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Assange WikiLeaks founder agrees to extradition if US releases whistleblower

Assange has been living in the Ecuadoran embassy in London since June 2012 to avoid extradition to Sweden to face sexual assault allegations.

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WikiLeaks founder Julian Assange addressing the media and holding a printed report of the judgement of the UN's Working Group on Arbitrary Detention on his case from the balcony of the Ecuadorian Embassy in central London on February 5, 2016 play

WikiLeaks founder Julian Assange addressing the media and holding a printed report of the judgement of the UN's Working Group on Arbitrary Detention on his case from the balcony of the Ecuadorian Embassy in central London on February 5, 2016

(AFP/File)

WikiLeaks founder Julian Assange will agree to be extradited to the United States if President Barack Obama grants clemency to the former US soldier Chelsea Manning, jailed for leaking documents, the company said on Thursday.

"If Obama grants Manning clemency Assange will agree to US extradition despite clear unconstitutionality of DoJ (US Department of Justice) case," WikiLeaks wrote on Twitter.

Assange has been living in the Ecuadoran embassy in London since June 2012 to avoid extradition to Sweden to face sexual assault allegations.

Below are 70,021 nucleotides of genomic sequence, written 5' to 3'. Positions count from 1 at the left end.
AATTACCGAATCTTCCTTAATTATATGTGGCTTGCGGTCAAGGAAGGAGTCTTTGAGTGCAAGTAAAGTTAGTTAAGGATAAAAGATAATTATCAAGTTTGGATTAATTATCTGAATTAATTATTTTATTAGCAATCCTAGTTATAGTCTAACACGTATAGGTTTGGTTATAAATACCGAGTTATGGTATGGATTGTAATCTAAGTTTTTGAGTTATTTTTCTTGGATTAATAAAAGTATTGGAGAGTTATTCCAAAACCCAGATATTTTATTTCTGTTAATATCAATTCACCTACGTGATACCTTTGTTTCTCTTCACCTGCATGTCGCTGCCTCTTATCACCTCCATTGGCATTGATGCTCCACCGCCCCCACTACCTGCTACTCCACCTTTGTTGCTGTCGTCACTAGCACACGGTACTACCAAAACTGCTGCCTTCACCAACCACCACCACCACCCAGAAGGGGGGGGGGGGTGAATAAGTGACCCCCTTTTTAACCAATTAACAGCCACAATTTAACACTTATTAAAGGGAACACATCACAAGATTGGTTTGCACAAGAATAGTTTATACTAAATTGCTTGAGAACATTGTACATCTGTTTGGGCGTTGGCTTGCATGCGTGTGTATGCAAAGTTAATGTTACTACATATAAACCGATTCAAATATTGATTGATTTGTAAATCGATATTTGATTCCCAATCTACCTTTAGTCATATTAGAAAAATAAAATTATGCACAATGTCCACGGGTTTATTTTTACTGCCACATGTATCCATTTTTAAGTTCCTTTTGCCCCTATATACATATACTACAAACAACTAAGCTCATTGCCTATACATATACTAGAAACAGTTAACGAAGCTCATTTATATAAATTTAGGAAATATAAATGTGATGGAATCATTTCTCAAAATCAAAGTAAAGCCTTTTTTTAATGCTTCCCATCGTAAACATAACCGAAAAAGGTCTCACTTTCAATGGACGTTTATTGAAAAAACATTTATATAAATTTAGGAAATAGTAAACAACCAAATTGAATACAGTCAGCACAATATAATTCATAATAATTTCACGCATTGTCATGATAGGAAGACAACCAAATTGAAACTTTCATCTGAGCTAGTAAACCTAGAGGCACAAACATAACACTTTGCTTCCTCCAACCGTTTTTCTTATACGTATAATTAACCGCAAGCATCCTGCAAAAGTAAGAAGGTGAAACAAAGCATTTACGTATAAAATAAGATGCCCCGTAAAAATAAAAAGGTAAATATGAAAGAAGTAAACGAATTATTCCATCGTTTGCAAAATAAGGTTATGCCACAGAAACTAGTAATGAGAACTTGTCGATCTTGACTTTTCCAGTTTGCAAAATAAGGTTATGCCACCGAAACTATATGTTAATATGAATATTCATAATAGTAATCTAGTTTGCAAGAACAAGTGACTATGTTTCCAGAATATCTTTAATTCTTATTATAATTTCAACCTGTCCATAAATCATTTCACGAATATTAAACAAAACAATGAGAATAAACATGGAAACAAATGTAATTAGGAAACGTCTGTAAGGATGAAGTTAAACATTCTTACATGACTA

The Australian former computer hacker said he fears Stockholm will in turn extradite him to the US, where he angered Washington over WikiLeaks' publication of thousands of US military and diplomatic documents leaked by former US soldier Manning.

Manning is currently serving a 35-year sentence in solitary confinement for handing over the 700,000 sensitive documents from the US State Department.

Supporters of the transgender soldier are putting their hopes in a pardon by Obama before he leaves office later this month, although the White House has said the president will not be granting her clemency.

Manning has already made two suicide attempts and currently has an appeal pending before a military court.

Washington has maintained the threat of prosecuting Assange over the 2010 leak, though no charges have been filed.

WikiLeaks' post on Twitter was accompanied by a letter addressed to US Attorney General Loretta Lynch, in which Assange's lawyer Barry Pollack argues there is no legitimate basis for continuing the investigation into the WikiLeaks founder.

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